The Australian Society of Agronomists (ASA) has named the University of New England’s Professor Graeme Blair as one of its inaugural Fellows.
Professor Blair and two others were honoured with this award during the 16th Biennial Australian Agronomy Conference, held at UNE this week. The other recipients were Professor Walter Stern, founding Head of the Department of Agronomy at the University of Western Australia, and Professor Ted Wolfe, a UNE graduate and former Head of the School of Agriculture at Charles Sturt University.
The Fellowships, inaugurated at the ASA’s previous conference in 2010, were awarded this year for the first time. They are awarded “for important contributions to agronomy – including laboratory and field research, development, extension and administration – and to support the careers of Fellows”.
Graeme Blair, the current President of the ASA, is an Adjunct Professor in UNE’s School of Environmental and Rural Science. The citation accompanying the award mentions his “life-long commitment to agronomic research and teaching – particularly in plant-soil relationships – at the highest national and international level”.
“He has developed an international reputation – particularly in the area of mineral nutrition of pastures and crops – by using innovative experimental techniques combined with a great capacity to develop creative insights through both empirical and modelling approaches,” the citation continues. “Throughout his career Graeme has aimed to obtain a deeper understanding of soil fertility, plant nutrition, and the relationships between them – culminating in the development of the KCI-40 sulfur soil test, which is used in all major soil testing laboratories in Australia.”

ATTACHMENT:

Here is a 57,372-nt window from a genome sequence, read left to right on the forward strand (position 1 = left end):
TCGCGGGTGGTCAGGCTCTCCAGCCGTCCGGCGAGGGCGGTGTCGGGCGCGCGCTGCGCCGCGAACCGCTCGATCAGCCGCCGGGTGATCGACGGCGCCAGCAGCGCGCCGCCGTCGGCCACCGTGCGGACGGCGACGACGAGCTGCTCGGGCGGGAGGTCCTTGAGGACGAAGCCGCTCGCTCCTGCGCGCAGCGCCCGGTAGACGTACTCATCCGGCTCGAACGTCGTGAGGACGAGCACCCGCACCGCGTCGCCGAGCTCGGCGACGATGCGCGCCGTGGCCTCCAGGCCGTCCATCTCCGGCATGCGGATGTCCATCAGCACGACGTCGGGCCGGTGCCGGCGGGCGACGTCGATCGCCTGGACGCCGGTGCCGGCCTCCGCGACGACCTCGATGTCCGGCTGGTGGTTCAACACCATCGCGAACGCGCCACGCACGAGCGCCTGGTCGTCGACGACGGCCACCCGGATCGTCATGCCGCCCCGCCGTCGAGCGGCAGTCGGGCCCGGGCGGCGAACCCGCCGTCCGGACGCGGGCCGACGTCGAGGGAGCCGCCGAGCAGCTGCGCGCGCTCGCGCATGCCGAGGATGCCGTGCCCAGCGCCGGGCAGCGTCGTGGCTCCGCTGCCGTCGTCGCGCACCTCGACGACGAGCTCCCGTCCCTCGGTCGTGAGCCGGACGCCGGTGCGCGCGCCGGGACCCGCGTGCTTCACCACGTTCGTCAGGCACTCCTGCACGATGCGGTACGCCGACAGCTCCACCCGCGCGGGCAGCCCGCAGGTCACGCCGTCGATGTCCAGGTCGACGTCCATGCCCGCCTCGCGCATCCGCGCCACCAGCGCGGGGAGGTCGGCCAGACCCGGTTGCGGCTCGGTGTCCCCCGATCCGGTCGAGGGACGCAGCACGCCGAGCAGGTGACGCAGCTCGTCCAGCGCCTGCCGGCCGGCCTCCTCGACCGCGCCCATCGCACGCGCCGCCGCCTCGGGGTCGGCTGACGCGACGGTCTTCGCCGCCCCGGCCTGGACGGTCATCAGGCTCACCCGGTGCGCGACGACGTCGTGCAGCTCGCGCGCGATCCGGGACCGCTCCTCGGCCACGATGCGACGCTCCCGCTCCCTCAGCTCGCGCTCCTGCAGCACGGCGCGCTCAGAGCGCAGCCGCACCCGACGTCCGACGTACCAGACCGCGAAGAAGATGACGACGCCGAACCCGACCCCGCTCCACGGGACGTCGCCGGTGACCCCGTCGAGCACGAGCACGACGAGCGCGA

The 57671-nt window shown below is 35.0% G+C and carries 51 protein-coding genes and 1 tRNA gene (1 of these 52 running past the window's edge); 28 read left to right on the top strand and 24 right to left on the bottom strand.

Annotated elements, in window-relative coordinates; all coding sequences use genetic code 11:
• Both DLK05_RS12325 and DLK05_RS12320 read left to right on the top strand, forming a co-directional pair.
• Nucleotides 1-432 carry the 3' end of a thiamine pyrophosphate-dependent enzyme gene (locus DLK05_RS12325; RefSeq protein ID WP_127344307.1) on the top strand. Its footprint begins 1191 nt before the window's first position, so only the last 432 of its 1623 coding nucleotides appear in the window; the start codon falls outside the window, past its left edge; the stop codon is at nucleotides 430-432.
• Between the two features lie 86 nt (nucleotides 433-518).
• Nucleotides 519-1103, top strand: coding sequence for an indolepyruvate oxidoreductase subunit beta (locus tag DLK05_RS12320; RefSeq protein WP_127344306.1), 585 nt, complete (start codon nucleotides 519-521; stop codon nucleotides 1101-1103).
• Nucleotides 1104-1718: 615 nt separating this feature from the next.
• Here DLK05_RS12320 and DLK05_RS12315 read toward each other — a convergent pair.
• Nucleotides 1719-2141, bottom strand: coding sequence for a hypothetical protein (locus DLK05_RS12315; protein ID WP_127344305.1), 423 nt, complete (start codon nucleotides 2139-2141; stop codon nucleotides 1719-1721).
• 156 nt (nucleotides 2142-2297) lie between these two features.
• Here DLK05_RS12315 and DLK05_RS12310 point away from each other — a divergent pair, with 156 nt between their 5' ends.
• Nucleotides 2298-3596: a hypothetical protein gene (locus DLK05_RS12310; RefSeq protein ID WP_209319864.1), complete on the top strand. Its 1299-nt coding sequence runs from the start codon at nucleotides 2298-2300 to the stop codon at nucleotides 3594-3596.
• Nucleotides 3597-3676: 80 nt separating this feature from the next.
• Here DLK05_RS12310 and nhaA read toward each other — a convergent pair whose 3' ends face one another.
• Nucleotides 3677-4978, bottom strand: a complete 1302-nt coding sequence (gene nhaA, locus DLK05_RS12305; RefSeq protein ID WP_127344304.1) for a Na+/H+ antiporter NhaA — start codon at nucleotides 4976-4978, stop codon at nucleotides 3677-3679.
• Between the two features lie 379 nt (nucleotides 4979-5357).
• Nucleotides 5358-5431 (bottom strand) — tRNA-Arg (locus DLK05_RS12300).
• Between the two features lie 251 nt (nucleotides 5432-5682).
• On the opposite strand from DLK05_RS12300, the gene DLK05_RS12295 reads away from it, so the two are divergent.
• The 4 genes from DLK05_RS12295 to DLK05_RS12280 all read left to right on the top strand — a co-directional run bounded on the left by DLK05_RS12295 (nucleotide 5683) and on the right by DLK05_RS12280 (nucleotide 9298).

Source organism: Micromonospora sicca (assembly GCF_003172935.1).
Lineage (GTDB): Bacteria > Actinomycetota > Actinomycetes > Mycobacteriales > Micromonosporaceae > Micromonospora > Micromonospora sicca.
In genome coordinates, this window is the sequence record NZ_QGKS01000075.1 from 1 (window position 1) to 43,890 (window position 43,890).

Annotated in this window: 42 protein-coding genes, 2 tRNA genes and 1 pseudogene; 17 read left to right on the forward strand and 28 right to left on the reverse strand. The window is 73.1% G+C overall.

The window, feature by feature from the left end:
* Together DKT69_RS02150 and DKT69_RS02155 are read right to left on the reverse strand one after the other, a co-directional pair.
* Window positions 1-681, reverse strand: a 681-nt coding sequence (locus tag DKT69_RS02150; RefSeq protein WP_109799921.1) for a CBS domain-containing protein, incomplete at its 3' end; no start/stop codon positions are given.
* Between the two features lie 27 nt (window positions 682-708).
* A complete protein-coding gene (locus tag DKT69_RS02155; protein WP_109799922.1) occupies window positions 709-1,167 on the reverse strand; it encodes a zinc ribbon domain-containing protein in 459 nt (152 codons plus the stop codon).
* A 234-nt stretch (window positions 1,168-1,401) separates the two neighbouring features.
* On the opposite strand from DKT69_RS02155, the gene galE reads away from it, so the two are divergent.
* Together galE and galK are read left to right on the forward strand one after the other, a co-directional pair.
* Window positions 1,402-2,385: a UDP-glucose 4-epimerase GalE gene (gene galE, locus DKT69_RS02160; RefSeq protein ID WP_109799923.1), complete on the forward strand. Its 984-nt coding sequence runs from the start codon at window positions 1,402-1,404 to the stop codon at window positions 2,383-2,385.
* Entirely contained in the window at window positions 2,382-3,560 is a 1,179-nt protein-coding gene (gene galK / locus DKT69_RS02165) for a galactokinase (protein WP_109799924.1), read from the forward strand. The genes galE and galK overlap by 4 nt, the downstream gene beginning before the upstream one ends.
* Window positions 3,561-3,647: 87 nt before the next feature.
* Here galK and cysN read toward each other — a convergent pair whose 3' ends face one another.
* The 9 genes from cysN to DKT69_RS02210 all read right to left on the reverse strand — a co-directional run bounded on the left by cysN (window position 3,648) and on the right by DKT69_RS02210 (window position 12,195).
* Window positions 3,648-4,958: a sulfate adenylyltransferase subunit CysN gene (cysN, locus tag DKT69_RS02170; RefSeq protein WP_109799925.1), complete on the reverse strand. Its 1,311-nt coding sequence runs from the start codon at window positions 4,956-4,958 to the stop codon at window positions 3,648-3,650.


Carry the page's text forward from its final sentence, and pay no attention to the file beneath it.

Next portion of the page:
The citation celebrates Professor Blair’s “major role in training the next generation of agricultural scientists,” and concludes: “Graeme has always challenged – and been challenged – in his research and teaching career, and all who have been part of the many challenges are richer for the experience.”
The ASA awards its Donald Medal (in honour of the celebrated agricultural scientist Professor C.M. Donald) to “an eminent agriculturalist who has retired or is close to retirement”. Dr Brian Dear, a recently retired research agronomist at the NSW Department of Primary Industries (DPI), is this year’s recipient. Dr Dear graduated in rural science from UNE before embarking on his distinguished, 40-year career as a pasture agronomist. At the time of his retirement he was a Senior Principal Research Scientist within DPI.
This year the ASA, in conjunction with its industry sponsors, awarded eight travel bursaries to tertiary students to enable them to attend the conference, with several of these going to UNE students. In addition, and in recognition of 2012 as the Year of the Farmer, the ASA in conjunction with Landmark instigated a Young Farmer Award to assist a farmer under the age of 35 to attend the conference. The recipient was James Symonds, a farmer from Willow Tree, who said the award had enabled him to find out about “the cutting edge in agronomy” and to get an idea of “where things are going internationally”.
ASA Young Agronomist Awards went to Loretta Serafin, an agronomist with the NSW DPI in Tamworth, and Dr James Hunt, a research scientist in agronomy with CSIRO Plant Industry in Canberra.
THE PHOTOGRAPH displayed above expands to show Professor Graeme Blair with Amy Cosby, one of the UNE students who received an ASA bursary to attend the conference.